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Los Angeles Times
Los Angeles Times
Michael Bobelian

Commentary: Why Biden should look beyond the judiciary for his Supreme Court nominee

When Earl Warren became chief justice of the Supreme Court in 1953, only one of the nine justices had served as a judge before joining the court. After the landmark court ruling the next year that ended segregation, court detractors masked their resentment of Brown v. Board of Education with a patina of legitimacy: They painted Warren, a former prosecutor and three-term governor from California, as the embodiment of an untrained politician masked in judicial robes.

Experienced judges adhering to well-established precedents, they asserted, would have never overruled Plessy v. Ferguson, the 1896 case establishing the “separate but equal” doctrine. Pointing to this lack of judicial experience as the reason for the justices’ flawed decision-making, Senate Judiciary Committee Chairman James Eastland complained to Sen. Joe McCarthy: “We have politicians instead of lawyers on the court.”

The insistence by rivals of the Warren court on appointing justices with judicial experience eventually became the norm. The record bears this out: All but one of the last 16 justices had been judges before their promotion to the high court.

The leading candidates President Joe Biden is reportedly considering for the opening created by Justice Stephen G. Breyer’s pending retirement are all judges. By focusing on this narrow category, Biden may be forgoing an opportunity to select someone from outside the judiciary who can bring a brand of expertise that has been missing from the court for decades.

Dwight Eisenhower was the first Republican president to embrace the judges-only approach. Lamenting his selection of Warren, a decision he later deemed “the biggest damn fool thing I ever did,” his next four appointments came from the judicial ranks as did two of Richard Nixon’s four appointments. Since then, every justice appointed by a Republican president has arrived on the court with judicial credentials.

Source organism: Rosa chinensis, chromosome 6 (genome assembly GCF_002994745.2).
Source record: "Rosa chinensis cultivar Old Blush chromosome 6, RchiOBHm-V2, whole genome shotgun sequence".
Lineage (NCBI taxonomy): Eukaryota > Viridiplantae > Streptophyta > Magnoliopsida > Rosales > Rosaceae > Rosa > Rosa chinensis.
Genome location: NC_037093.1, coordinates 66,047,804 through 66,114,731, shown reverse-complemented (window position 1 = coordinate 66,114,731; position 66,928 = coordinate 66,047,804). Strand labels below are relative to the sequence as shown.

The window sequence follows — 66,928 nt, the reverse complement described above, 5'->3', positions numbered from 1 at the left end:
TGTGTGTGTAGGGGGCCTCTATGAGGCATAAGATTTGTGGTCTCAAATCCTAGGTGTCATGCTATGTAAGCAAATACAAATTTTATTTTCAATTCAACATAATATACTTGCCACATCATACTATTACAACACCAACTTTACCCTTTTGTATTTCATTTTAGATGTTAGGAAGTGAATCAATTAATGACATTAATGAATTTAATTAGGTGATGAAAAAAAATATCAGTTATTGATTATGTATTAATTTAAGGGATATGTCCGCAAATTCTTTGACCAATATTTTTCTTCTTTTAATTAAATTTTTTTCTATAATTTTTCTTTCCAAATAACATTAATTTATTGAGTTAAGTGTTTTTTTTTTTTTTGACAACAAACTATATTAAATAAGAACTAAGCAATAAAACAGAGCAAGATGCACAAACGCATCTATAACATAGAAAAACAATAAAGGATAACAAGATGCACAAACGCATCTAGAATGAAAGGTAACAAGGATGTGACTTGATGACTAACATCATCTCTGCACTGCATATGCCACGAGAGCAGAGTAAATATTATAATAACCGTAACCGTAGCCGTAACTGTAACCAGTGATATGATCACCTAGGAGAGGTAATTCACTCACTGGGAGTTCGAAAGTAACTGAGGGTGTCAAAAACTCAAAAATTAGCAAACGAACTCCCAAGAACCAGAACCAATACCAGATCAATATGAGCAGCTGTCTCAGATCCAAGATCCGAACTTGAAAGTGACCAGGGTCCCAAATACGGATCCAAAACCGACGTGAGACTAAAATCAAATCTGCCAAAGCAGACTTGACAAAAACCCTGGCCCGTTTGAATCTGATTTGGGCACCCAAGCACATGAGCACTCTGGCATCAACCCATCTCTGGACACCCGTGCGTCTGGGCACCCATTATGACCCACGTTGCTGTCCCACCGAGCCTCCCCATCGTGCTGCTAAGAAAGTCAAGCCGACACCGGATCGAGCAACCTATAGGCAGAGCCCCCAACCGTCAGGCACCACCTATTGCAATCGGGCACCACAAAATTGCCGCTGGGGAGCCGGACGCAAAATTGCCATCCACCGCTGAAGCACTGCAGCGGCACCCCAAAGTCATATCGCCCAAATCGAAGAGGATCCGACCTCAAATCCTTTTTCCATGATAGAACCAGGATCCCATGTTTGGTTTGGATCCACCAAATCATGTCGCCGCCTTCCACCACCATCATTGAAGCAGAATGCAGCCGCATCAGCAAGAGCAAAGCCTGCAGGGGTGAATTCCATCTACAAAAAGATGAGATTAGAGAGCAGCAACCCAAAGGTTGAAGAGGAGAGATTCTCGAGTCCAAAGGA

The Democrats who succeeded Eisenhower didn’t follow suit at first.

John F. Kennedy’s two appointments — Byron White and Arthur Goldberg — came from the executive branch. Lyndon B. Johnson’s first pick, Abe Fortas, headed one of Washington’s most prominent law firms. Thurgood Marshall, Johnson’s second appointment, had briefly served as an appellate judge but was better known for successfully arguing Brown and other cases before the Supreme Court. Johnson actually urged Marshall to resign from the bench so he could serve as U.S. solicitor general — the government’s lead lawyer before the high court — to polish Marshall’s credentials in preparation for a nomination to the high bench.

After Johnson, however, Democratic presidents also selected nominees exclusively from the judiciary, with Elena Kagan as the sole outlier. She was solicitor general when she was nominated.

While Biden may have bought into the widespread notion that only judges are qualified to serve as justices, the historical record proves otherwise.